History? No, just anti-Catholic bigotry
One of the key problems at the core of the West’s cultural destruction is the fabrication of history. Take, for example, the crusades. These are commonly seen a bigoted, violent attacks on a poor, downtrodden and peaceful Islamic world that is still seeking righteous retribution against centuries of injustice.
Nothing could be further from the truth. The crusades were a morally-justified reaction to centuries of Islamic warfare against the West. And the world would be better off today if the spirit of those original crusades was revived. Unfortunately, that won’t happen while the West remains oblivious to the fact that its cultural spine has been removed.
Another area of historical fabrication is the issue of the Spanish Inquisition. And it is also a matter of blatant hypocrisy. The fictional myth of the Spanish Inquisition has been enshrined in popular culture as a brutal attack on freedom by torturous Catholic ‘Thought Police’. And meanwhile, the secular state is today creating ever more bodies of real ‘Thought Police’ with ever increasing powers to investigate and punish those for supporting what is normal.
Joseph Pearce, writing for Crisis Magazine, captures succinctly the fraud that has replaced the real history of the Spanish Inquisition:
“It is also interesting that the gruesome torture devices associated in the public imagination with the Spanish Inquisition were never used by the Inquisitors. The horrific torture device known as the “Iron Maiden,” for example, was used by secular rulers in Germany and not by the Inquisition in Spain.
As for the infamous dungeons of the Inquisition, they were much more humane than their secular counterparts. There is indeed evidence that prisoners preferred to be tried by the Inquisition because they would be better treated in prison than would be the case if they were convicted by a secular court.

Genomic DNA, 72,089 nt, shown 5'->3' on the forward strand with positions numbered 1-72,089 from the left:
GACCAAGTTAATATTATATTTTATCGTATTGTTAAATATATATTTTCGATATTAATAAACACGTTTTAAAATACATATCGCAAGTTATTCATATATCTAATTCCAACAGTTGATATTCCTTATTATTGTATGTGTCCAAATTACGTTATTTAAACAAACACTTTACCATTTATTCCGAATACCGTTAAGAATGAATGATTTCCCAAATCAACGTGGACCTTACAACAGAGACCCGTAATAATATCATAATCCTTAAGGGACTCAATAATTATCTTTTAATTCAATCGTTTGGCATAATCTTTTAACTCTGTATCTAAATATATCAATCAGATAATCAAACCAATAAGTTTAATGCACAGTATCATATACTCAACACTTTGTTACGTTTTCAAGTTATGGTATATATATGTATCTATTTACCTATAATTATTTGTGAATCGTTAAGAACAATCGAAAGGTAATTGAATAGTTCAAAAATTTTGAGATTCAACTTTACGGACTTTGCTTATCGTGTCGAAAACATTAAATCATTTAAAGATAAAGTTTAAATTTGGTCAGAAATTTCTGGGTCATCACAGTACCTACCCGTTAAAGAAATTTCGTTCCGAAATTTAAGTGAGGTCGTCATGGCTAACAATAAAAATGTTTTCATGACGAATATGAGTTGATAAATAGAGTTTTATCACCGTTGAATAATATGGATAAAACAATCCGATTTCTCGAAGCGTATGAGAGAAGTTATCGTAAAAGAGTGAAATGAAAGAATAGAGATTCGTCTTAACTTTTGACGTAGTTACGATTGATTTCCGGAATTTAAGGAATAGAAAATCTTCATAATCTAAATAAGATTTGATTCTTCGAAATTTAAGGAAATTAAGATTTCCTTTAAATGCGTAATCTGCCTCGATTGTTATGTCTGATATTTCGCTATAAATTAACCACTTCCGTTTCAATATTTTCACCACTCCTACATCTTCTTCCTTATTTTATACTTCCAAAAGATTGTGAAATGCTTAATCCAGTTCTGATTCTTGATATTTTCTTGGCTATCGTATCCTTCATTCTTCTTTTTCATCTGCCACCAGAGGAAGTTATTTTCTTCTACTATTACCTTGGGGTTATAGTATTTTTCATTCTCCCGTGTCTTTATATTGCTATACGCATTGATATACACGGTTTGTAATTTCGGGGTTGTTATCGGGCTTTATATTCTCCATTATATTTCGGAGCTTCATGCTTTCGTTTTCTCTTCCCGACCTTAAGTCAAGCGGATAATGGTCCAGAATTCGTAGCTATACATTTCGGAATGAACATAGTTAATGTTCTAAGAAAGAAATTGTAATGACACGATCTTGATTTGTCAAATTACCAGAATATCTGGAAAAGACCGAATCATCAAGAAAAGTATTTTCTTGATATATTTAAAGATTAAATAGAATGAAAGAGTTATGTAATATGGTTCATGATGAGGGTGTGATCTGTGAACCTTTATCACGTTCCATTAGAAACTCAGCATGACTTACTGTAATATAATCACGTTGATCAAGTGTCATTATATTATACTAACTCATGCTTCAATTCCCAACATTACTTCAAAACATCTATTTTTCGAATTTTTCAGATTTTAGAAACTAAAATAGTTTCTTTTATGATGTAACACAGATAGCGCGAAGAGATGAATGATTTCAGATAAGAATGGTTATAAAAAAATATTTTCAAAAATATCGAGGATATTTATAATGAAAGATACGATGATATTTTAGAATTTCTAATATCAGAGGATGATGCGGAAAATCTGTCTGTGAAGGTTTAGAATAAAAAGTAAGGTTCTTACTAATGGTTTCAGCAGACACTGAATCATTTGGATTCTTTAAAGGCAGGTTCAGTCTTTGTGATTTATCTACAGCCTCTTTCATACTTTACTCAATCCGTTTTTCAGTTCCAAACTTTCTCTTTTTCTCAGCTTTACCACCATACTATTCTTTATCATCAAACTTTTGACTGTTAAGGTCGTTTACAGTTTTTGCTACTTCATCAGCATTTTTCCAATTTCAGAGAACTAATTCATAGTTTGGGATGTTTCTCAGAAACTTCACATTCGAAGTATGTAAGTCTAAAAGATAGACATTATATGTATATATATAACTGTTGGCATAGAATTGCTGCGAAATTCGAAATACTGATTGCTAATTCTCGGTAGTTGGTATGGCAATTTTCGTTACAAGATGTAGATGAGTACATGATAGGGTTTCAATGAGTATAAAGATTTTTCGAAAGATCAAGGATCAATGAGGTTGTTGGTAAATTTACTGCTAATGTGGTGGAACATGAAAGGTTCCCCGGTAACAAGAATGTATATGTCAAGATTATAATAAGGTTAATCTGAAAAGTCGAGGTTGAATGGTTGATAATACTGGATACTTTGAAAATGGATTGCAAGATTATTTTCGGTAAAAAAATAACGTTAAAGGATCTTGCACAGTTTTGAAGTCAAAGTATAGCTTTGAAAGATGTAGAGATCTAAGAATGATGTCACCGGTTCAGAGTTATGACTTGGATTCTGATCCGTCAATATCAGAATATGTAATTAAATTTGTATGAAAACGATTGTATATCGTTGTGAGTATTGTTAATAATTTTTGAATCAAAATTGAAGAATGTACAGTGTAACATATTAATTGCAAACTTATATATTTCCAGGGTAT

With respect to the number of executions carried out by the Inquisition, it is remarkably low, considering the bloody nature of the times. Throughout the whole of the sixteenth century, at the height of the turmoil spreading throughout Europe because of the Reformation, only 182 people were executed by the Inquisition, fewer than two a year. In contrast, tens of thousands were killed in other parts of Europe, in the so-called “wars of religion,” which in reality were the cankered fruits of secular ambition, in which rich and powerful secular rulers used religious conflict as an excuse and smokescreen to disguise their Machiavellian drive for power.
Let’s now compare the Inquisition’s record of executing fewer than two people a year with the culture of death prevailing elsewhere in Europe. In England, Catholics were executed by being disemboweled. Until as recently as the nineteenth century, people were hanged for such heinous crimes as chopping down a tree or stealing a shilling, i.e. one-twentieth of a pound.”
And he saves his greatest criticism for President Obama, who hypocritically used the Spanish Inquisition to attack Christianity at the National Prayer breakfast recently:
“And speaking of proverbial pots calling the kettle black, Obama was rightly accused of hypocrisy in his efforts to take the moral high ground in his speech at the National Prayer Breakfast. Several astute commentators pointed out that Obama had killed more people in unlawful drone strikes in his six years in power than the Spanish Inquisition had killed in its 300 years of existence. In the same week in which Obama made his pompous and preposterous attacks on historical Christianity, the Bureau of Investigative Journalism published its annual study of deaths from US drone strikes outside the country’s declared war-zones. At least 2,464 people were known to have been killed in such drone strikes since Obama became president, at least 314 of whom were known to be civilians.”